On this week’s episode of Wendy’s Week In Hockey, hosts Alex Ferrario and Amy Marxkors were joined by NHL Network analyst Barry Melrose. You can hear their entire conversation here:

(Their conversation begins at the 57:00 mark of the show)

And here are few of highlights from that conversation:

The battle in the Central Division:

“Obviously those teams in the central, you just can’t afford to go into a seven game losing or or anything like that because everyone else seems to be winning and it’s amazing how tight it is. Even Colorado is playing well, they had a big win against Pittsburgh the other night so you know they’re not out of it.

“It’s just going to be a great battle. Obviously five teams, it looks like, are going to come out of the central, a lot like the Metropolitan Division, so obviously the three teams that are left in the Pacific for those top three spots, that’s going to be a great battle also.”

Chris Kerber’s tweet on the condensed schedule possibly causing some of these injuries:https://twitter.com/chriskerber/status/942762856860278784

“It’s a very physical game now, everybody is going so fast they’re all such great skaters. Any time those are collisions that people get hurt in. So yeah it’s all part of it.

“You just can’t play our sport and not expect to get people hurt. The amount of games they play, the intensity. That’s another thing, the games are also important now you can’t take a night off. You don’t have any soft touches. If you take a night off against a team that’s out of the playoffs, they’ll beat you.”

This Olympic fiasco

“I’m not a lover of the Olympics, I love all hockey but you just can’t expect the NHL to stop for two weeks to let your best players go and play. And there’s always injuries at the Olympics.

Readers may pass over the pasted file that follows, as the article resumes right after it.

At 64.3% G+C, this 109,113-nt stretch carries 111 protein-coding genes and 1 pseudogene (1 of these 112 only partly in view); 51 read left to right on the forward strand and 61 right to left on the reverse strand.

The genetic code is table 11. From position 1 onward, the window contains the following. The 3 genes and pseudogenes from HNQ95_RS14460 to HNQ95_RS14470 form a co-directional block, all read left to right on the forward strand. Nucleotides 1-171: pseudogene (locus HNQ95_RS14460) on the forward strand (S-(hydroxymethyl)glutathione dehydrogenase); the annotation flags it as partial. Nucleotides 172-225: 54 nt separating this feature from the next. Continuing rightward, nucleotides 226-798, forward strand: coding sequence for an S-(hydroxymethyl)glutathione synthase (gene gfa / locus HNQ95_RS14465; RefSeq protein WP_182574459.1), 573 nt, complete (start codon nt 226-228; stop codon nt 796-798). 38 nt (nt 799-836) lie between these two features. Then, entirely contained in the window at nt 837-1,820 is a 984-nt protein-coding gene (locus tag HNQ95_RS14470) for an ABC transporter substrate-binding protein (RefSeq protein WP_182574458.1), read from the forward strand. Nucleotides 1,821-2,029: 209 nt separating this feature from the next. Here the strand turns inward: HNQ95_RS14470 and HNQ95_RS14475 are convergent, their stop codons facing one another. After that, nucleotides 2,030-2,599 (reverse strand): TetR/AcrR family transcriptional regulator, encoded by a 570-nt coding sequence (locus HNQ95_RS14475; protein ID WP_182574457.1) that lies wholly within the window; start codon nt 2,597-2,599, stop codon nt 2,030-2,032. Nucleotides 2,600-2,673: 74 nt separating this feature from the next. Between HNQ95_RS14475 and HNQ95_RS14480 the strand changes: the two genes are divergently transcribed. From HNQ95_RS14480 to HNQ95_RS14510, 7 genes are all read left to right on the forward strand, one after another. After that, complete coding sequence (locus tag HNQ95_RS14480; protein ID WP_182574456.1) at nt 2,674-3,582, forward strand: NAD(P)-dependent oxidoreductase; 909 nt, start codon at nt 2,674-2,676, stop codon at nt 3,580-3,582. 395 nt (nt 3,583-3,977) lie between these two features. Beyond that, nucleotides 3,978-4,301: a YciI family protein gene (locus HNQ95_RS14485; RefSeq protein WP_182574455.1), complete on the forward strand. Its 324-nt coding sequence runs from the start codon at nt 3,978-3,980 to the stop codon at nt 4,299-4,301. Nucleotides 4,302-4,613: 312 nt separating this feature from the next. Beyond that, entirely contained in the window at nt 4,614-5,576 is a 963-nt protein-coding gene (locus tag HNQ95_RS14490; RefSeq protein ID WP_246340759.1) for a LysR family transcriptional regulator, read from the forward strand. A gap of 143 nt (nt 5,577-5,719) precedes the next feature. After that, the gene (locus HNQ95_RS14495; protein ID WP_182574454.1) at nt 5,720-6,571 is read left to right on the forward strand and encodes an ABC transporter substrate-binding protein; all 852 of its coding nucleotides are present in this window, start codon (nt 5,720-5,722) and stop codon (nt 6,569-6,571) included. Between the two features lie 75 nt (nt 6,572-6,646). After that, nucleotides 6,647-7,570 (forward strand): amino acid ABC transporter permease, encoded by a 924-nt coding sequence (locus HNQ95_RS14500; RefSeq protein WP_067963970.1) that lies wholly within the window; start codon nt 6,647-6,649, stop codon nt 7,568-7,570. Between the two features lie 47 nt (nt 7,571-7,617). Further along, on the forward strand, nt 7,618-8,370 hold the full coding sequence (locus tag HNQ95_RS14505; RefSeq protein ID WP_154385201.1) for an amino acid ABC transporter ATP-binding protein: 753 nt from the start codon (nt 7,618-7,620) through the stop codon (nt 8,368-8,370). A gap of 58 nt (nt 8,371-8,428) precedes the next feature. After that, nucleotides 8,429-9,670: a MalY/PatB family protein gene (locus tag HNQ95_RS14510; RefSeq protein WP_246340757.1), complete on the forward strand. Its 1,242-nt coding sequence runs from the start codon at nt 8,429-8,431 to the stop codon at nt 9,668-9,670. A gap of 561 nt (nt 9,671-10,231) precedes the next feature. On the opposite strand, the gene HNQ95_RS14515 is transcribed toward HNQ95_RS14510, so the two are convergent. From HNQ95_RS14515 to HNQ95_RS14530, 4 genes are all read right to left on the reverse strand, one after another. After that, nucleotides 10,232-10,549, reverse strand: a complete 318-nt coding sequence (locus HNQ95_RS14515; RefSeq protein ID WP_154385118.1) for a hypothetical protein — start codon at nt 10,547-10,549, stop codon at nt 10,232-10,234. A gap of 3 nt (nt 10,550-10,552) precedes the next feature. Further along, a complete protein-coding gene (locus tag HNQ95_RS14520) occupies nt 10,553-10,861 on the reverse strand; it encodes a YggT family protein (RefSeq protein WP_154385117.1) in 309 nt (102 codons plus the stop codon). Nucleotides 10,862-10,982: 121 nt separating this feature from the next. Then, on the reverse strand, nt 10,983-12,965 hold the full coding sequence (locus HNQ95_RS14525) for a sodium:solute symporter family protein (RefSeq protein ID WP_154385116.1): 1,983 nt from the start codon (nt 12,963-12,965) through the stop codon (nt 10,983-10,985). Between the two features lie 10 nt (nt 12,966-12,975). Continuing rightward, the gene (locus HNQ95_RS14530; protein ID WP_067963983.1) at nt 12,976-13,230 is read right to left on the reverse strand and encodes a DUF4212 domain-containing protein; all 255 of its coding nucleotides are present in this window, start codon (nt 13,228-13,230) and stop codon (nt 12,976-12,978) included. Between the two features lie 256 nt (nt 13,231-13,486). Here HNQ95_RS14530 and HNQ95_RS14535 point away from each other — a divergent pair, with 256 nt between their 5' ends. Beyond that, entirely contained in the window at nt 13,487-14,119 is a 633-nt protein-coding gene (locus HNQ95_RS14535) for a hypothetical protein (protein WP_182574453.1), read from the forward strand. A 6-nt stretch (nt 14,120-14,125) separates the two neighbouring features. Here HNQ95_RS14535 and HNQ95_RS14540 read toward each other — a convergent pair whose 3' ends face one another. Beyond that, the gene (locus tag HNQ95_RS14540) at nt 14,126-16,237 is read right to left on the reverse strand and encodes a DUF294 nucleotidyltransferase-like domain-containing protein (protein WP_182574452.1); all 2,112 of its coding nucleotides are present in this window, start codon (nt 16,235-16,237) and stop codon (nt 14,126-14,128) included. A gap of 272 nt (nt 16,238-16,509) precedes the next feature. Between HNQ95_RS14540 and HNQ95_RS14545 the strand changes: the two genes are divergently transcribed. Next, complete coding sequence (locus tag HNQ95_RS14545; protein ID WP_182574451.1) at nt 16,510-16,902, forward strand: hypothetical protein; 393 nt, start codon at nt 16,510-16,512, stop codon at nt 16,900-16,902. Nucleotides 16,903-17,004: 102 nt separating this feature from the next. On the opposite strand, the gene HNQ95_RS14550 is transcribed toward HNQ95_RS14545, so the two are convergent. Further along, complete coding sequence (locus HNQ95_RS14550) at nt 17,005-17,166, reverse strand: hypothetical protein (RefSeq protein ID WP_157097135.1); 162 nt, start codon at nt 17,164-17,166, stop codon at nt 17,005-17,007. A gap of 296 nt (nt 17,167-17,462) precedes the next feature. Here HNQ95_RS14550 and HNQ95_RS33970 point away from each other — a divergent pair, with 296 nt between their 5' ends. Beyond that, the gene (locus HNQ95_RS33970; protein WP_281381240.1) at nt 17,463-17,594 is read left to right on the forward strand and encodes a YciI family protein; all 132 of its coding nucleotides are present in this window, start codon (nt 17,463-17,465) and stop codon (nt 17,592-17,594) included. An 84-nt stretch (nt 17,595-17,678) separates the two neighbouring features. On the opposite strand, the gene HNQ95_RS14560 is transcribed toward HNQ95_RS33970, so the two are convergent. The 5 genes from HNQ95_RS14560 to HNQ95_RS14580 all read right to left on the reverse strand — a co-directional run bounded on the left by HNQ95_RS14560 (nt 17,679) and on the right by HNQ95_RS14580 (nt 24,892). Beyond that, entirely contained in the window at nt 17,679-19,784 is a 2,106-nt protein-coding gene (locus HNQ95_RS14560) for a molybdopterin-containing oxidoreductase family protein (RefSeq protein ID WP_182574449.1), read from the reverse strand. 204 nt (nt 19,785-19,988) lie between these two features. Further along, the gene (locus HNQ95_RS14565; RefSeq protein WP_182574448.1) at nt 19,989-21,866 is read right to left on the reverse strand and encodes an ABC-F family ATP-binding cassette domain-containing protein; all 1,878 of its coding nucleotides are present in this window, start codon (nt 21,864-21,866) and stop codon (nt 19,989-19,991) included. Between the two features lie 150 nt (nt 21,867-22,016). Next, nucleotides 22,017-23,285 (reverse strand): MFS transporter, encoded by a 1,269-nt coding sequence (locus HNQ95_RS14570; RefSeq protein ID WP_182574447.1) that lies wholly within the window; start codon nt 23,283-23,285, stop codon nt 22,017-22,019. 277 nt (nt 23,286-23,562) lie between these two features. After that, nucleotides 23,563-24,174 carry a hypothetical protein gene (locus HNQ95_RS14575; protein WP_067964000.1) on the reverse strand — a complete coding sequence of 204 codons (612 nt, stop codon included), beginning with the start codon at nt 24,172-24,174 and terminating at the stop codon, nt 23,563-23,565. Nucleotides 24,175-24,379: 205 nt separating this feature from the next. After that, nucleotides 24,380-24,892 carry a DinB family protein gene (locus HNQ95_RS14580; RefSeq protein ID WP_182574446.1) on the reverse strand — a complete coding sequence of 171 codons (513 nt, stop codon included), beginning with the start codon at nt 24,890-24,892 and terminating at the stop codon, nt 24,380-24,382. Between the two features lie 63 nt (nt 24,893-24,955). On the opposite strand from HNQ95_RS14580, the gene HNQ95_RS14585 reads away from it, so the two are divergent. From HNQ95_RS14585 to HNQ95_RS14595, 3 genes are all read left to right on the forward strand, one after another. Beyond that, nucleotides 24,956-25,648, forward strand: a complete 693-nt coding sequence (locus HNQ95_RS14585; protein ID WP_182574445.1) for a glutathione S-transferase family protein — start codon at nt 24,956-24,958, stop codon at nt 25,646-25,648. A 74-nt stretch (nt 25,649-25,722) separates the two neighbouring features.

“There’s been no documented evidence that shows that attendance picks up, more kids start playing hockey, ratings pickup. None of that stuff has ever been proven with the Olympics. That’s all they’re selling, ‘Well, that’s got to be great for hockey because all these games are played.’ And these games are going to played in the middle of the night, you’re going to have to get up in the middle to watch these games.

“I’m not I’m not a big fan I don’t think the N.H.L. gets enough from the Olympics to go through the dog and pony show, get them in there, have them play and then get them back.”

How do Blues start scoring again, without Jaden Schwartz?

“It’s hard, it’s really hard… To replace goals are probably the hardest things, you can replace checkers, you can replace shot blockers and even goaltenders to a certain extent, a lot of teams have two good goaltenders. But to replace your leading goal scorer and the guy who pumps the puck in the net for you the most, is very very hard to overcome.”

Was Mario Lemieux’s five goals, five different ways in a single game the Greatest NHL Moment of All-Time?

“It’s very hard for me not to have (Wayne) Gretzky in the greatest moment of sports, for hockey. All the things he’s done, the 50 goals in 39 games, the night he broke Gordie Howe’s record I was at the game that night I was coaching and that was unbelievable night. That’s only going to happen once, no one is going to pass Gretzky. So really in your lifetime you’re only going to see somebody take over the leadership in points in the NHL wants and that was Gretzky.”

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